What is Grammar? (for a linguist)
For a linguist, grammar is far more than how to put sentences together. To understand the grammar of a language from the ground up, linguists understand the phonetics, phonology, morphology, syntax, and semantics of the language.
Pixabay | Pexels
A Video Lesson
In the video below, Marc Franco discusses grammar from a linguist’s perspective. It is part of a video playlist about grammar and style on the Snap Language channel on YouTube.
Branches in Linguistics
Phonetics studies how humans produce and perceive speech sounds whereas phonology studies how speech sounds are put together to convey meaning.
In morphology, linguists study how words are formed. For example, the word “undeniably” in English attaches three affixes (un-, abl- and -ly) to “deny.” Many other strategies are used to create words in English and in other languages.
Syntax refers to the study of how words and morphemes combine to create phrases and sentences (or utterances). For example, the word order in English is subject-verb-object (or SVO) as in “John saw Mary.” Some languages place the verb at the end of the sentence, thus having a SOV structure. There are many other interesting things in syntax that keep linguists busy.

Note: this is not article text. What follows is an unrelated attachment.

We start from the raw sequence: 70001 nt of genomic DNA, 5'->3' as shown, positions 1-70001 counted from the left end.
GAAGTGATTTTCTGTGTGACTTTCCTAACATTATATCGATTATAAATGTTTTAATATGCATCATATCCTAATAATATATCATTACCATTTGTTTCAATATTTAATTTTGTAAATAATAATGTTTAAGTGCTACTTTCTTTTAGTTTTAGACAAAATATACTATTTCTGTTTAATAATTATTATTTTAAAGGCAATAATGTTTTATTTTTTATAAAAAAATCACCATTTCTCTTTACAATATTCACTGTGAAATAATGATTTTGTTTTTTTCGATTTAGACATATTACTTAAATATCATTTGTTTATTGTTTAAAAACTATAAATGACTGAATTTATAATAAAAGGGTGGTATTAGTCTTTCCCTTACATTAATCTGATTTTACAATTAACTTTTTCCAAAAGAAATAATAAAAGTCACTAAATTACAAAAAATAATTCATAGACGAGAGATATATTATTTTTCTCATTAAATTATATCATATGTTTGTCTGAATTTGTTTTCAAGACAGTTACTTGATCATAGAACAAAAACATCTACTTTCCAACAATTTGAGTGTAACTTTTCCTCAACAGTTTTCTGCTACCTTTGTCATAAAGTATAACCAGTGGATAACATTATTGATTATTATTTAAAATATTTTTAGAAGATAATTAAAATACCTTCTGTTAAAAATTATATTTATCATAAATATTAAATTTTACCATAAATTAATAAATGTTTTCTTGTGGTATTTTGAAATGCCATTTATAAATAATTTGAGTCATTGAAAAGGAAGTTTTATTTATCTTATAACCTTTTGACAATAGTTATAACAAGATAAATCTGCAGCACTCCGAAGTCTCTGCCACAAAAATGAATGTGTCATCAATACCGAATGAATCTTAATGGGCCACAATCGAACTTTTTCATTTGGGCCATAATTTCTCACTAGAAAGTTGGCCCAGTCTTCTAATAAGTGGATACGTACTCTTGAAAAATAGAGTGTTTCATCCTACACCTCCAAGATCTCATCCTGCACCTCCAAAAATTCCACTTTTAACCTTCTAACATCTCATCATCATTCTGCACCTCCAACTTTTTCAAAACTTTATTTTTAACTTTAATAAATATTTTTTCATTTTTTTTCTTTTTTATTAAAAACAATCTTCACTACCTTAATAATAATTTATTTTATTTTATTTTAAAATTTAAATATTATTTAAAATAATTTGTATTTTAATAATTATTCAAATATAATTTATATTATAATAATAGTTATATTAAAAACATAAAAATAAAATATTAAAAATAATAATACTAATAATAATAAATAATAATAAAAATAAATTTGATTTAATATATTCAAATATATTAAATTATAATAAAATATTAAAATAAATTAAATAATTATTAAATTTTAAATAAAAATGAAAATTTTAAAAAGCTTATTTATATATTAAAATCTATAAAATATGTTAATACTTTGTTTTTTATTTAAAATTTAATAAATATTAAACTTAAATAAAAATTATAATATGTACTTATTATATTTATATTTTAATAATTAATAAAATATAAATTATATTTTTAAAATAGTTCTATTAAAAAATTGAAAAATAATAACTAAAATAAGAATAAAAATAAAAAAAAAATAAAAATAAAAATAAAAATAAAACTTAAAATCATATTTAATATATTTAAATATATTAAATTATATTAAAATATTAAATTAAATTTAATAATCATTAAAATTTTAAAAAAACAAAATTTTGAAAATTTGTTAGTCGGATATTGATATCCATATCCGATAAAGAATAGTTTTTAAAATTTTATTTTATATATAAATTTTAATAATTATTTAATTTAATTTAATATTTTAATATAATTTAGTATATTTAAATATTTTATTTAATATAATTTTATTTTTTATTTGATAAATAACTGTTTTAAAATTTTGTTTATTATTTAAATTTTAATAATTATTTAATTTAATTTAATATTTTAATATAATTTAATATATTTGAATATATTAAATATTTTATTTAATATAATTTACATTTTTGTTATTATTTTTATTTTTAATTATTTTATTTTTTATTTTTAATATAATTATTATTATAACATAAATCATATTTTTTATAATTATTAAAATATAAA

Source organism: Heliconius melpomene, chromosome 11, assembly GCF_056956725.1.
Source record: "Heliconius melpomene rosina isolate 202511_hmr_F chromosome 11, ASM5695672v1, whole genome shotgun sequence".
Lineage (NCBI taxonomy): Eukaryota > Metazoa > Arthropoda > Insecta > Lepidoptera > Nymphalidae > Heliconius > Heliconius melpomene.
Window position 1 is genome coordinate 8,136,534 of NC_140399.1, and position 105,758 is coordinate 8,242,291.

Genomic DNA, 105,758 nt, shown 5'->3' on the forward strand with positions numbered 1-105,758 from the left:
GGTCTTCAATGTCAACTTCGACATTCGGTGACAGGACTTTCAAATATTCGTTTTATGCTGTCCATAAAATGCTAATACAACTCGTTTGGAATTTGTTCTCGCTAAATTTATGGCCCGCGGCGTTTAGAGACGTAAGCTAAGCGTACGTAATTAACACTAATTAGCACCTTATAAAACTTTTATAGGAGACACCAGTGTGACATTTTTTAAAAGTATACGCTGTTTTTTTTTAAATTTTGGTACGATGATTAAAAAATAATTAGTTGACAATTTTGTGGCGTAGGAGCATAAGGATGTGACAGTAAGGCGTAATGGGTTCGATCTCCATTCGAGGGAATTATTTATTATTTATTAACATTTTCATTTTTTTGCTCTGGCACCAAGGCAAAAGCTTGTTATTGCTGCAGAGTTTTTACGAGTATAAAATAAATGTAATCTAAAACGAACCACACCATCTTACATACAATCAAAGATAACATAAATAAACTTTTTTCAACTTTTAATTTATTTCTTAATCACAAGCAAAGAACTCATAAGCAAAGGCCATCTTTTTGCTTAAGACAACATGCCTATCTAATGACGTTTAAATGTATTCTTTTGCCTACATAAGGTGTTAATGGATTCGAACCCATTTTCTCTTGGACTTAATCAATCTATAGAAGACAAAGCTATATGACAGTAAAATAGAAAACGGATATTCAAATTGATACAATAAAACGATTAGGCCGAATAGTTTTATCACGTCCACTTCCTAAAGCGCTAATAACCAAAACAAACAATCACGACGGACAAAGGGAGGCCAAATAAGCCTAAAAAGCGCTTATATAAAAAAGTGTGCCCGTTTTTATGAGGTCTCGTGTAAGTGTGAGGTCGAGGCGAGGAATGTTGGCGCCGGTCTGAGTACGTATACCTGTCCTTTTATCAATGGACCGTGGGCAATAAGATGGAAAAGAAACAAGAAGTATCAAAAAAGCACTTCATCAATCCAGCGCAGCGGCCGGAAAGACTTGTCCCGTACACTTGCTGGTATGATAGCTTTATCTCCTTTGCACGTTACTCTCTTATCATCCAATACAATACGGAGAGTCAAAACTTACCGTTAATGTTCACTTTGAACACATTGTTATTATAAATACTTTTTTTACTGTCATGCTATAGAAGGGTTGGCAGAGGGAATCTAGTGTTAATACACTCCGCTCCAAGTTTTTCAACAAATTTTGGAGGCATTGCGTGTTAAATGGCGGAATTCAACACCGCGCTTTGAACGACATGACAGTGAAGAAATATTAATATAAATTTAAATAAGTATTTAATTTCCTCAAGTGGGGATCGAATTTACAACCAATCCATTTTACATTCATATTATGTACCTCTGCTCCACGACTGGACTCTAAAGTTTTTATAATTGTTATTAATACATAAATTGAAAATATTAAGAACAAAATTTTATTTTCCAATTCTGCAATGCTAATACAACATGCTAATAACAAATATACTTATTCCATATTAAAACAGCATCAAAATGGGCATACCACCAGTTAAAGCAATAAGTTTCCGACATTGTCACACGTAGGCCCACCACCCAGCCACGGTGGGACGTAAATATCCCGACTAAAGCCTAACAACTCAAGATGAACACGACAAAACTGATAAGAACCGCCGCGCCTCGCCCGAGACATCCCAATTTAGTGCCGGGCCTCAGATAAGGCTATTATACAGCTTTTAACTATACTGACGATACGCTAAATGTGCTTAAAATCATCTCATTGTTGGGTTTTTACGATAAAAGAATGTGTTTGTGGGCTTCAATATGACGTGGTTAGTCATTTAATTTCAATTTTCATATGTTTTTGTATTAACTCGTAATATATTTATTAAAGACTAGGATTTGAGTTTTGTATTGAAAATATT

Semantics examines how we extract meaning from words, phrases, sentences, and larger units of discourse (e.g., a whole utterance composed of many phrases and sentences).
When we speak, we perform myriad mental operations to express our ideas; in turn, our listeners must do the same to decode the message.